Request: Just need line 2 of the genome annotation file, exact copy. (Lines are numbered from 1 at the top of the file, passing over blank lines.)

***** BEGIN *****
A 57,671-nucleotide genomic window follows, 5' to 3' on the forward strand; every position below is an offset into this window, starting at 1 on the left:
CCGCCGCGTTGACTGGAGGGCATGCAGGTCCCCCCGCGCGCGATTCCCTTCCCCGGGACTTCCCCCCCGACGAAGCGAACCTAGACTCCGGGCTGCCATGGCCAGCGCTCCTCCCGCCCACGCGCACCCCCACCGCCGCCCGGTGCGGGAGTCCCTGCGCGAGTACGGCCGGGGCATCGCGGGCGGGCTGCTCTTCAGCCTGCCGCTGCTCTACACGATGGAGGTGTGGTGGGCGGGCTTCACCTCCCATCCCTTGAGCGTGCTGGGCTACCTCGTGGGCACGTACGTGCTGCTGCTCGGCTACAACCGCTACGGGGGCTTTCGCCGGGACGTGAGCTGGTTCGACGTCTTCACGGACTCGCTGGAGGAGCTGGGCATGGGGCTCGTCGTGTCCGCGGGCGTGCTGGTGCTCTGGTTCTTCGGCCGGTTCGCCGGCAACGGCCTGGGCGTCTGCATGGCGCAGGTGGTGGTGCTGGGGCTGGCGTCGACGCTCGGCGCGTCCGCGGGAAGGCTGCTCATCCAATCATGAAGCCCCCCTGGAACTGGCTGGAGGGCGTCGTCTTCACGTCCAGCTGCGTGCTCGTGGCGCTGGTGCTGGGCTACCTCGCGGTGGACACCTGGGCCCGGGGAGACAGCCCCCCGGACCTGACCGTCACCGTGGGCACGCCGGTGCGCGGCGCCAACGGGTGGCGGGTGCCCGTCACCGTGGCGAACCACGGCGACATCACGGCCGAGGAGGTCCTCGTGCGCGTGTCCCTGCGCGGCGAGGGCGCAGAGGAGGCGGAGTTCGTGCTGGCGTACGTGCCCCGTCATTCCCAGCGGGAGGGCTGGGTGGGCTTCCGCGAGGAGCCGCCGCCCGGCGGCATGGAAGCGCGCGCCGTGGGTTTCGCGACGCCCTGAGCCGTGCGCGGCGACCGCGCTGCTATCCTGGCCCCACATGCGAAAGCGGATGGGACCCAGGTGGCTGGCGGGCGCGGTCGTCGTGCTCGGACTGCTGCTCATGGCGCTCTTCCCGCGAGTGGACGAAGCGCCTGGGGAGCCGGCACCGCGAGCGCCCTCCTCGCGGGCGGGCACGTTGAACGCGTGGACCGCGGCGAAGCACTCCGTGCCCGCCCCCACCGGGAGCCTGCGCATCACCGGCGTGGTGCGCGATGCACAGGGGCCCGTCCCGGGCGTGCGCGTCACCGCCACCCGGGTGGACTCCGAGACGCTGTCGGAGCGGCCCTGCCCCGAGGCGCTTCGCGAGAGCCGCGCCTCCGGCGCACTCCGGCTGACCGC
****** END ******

CCGCCGCGTTGACTGGAGGGCATGCAGGTCCCCCCGCGCGCGATTCCCTTCCCCGGGACTTCCCCCCCGACGAAGCGAACCTAGACTCCGGGCTGCCATGGCCAGCGCTCCTCCCGCCCACGCGCACCCCCACCGCCGCCCGGTGCGGGAGTCCCTGCGCGAGTACGGCCGGGGCATCGCGGGCGGGCTGCTCTTCAGCCTGCCGCTGCTCTACACGATGGAGGTGTGGTGGGCGGGCTTCACCTCCCATCCCTTGAGCGTGCTGGGCTACCTCGTGGGCACGTACGTGCTGCTGCTCGGCTACAACCGCTACGGGGGCTTTCGCCGGGACGTGAGCTGGTTCGACGTCTTCACGGACTCGCTGGAGGAGCTGGGCATGGGGCTCGTCGTGTCCGCGGGCGTGCTGGTGCTCTGGTTCTTCGGCCGGTTCGCCGGCAACGGCCTGGGCGTCTGCATGGCGCAGGTGGTGGTGCTGGGGCTGGCGTCGACGCTCGGCGCGTCCGCGGGAAGGCTGCTCATCCAATCATGAAGCCCCCCTGGAACTGGCTGGAGGGCGTCGTCTTCACGTCCAGCTGCGTGCTCGTGGCGCTGGTGCTGGGCTACCTCGCGGTGGACACCTGGGCCCGGGGAGACAGCCCCCCGGACCTGACCGTCACCGTGGGCACGCCGGTGCGCGGCGCCAACGGGTGGCGGGTGCCCGTCACCGTGGCGAACCACGGCGACATCACGGCCGAGGAGGTCCTCGTGCGCGTGTCCCTGCGCGGCGAGGGCGCAGAGGAGGCGGAGTTCGTGCTGGCGTACGTGCCCCGTCATTCCCAGCGGGAGGGCTGGGTGGGCTTCCGCGAGGAGCCGCCGCCCGGCGGCATGGAAGCGCGCGCCGTGGGTTTCGCGACGCCCTGAGCCGTGCGCGGCGACCGCGCTGCTATCCTGGCCCCACATGCGAAAGCGGATGGGACCCAGGTGGCTGGCGGGCGCGGTCGTCGTGCTCGGACTGCTGCTCATGGCGCTCTTCCCGCGAGTGGACGAAGCGCCTGGGGAGCCGGCACCGCGAGCGCCCTCCTCGCGGGCGGGCACGTTGAACGCGTGGACCGCGGCGAAGCACTCCGTGCCCGCCCCCACCGGGAGCCTGCGCATCACCGGCGTGGTGCGCGATGCACAGGGGCCCGTCCCGGGCGTGCGCGTCACCGCCACCCGGGTGGACTCCGAGACGCTGTCGGAGCGGCCCTGCCCCGAGGCGCTTCGCGAGAGCCGCGCCTCCGGCGCACTCCGGCTGACCGC